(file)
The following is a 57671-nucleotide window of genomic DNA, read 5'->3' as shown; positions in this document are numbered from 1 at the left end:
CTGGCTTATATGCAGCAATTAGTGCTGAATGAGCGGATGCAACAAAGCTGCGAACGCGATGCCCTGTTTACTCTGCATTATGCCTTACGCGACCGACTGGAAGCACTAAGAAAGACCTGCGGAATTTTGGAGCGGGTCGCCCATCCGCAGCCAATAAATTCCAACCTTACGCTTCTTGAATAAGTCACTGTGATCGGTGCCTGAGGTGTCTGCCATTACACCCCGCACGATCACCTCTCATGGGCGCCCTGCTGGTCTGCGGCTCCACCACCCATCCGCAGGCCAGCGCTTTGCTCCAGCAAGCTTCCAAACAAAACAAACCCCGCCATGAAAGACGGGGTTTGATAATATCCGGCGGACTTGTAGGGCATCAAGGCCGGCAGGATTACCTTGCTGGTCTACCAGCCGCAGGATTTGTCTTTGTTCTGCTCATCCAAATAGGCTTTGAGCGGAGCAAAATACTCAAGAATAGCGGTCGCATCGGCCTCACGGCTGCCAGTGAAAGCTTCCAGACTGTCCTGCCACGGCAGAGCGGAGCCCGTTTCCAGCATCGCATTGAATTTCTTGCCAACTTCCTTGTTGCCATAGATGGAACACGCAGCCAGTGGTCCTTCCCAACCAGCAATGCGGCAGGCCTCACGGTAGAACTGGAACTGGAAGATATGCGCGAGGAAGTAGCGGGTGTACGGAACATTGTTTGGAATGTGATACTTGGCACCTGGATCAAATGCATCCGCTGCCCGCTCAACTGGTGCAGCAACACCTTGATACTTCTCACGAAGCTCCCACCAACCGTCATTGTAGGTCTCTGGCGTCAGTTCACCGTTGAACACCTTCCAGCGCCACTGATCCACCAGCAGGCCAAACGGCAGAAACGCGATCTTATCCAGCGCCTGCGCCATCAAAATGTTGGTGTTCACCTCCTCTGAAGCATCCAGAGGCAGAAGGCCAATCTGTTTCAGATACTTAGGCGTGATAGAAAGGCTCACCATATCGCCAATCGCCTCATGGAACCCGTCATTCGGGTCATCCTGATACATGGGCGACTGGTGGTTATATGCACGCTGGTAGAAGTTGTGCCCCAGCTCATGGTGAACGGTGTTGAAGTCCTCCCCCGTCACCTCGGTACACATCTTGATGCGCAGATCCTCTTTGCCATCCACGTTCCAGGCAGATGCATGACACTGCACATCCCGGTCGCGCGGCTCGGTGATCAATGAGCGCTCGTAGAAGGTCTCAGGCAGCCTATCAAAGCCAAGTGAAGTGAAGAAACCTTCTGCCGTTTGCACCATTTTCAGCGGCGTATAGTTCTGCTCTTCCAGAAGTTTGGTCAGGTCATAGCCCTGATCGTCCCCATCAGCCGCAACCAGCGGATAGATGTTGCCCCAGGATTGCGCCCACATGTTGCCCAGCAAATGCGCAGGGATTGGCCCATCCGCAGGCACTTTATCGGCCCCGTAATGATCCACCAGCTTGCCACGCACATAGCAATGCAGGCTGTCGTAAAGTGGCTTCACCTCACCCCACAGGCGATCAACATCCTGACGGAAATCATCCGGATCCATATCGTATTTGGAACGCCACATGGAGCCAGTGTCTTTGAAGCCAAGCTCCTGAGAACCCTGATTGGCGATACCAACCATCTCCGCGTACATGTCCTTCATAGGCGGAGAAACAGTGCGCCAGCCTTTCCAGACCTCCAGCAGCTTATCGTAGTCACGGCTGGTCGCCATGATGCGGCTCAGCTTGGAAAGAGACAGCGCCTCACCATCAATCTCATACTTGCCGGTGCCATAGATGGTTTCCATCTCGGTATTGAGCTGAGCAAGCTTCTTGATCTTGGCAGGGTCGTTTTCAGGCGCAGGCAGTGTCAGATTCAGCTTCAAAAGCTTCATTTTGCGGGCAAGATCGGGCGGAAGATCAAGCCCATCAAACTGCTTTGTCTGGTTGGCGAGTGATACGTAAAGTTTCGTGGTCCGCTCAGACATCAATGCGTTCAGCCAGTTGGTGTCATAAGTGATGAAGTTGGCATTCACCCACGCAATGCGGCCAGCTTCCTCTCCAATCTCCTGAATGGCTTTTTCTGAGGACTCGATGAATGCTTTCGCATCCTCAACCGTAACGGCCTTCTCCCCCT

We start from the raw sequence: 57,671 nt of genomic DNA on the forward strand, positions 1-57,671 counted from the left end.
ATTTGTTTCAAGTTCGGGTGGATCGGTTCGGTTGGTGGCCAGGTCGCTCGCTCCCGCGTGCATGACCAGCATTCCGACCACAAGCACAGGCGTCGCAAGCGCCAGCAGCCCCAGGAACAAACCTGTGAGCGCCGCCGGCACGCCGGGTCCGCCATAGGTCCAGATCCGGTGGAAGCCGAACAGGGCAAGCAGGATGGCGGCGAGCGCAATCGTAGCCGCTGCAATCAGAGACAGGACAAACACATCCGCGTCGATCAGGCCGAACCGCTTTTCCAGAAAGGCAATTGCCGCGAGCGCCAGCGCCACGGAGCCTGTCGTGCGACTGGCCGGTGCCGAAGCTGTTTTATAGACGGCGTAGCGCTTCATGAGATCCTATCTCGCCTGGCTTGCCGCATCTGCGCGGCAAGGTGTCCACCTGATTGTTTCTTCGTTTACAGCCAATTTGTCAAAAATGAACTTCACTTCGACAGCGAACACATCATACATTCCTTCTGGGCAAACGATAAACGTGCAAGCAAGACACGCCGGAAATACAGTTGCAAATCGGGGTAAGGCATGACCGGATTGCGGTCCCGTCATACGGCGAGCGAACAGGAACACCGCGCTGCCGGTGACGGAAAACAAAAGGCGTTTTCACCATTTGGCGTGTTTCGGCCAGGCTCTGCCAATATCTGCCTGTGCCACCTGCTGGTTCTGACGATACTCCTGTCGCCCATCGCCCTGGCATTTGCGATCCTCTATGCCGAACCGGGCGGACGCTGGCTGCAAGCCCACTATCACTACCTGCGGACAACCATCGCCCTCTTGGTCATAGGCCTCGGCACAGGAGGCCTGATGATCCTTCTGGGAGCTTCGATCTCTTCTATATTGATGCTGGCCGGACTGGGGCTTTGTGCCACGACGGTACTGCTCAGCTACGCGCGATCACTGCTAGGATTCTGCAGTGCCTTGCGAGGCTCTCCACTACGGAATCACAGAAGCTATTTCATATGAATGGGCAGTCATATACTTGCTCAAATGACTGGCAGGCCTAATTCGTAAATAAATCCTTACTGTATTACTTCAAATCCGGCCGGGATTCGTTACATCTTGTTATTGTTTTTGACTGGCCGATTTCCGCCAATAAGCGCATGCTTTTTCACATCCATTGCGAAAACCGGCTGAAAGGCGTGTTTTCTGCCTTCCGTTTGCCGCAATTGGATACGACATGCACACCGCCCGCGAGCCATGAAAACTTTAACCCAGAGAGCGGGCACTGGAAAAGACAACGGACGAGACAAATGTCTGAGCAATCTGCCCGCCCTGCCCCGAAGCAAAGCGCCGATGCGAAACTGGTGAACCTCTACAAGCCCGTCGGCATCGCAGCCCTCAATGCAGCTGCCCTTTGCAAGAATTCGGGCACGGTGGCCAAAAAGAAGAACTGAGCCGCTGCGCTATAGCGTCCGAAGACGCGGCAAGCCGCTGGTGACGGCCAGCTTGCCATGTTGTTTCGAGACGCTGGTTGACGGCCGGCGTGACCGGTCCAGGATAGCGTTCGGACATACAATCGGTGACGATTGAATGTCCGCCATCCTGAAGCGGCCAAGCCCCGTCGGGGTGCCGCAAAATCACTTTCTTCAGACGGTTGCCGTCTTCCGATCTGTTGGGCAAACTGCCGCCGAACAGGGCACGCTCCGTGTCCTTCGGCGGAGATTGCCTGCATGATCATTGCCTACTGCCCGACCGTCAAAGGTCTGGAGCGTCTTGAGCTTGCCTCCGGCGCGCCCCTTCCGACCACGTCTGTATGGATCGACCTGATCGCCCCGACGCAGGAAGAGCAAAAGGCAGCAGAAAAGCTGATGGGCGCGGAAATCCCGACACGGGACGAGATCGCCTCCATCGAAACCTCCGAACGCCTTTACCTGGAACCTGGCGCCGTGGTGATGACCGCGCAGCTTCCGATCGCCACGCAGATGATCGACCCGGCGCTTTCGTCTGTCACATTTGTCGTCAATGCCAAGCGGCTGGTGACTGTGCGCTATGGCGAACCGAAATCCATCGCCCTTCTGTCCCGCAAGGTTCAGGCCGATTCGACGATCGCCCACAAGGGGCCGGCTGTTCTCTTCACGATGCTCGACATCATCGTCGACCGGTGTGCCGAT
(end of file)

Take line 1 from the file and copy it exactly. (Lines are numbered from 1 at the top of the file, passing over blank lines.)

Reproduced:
The following is a 57671-nucleotide window of genomic DNA, read 5'->3' as shown; positions in this document are numbered from 1 at the left end: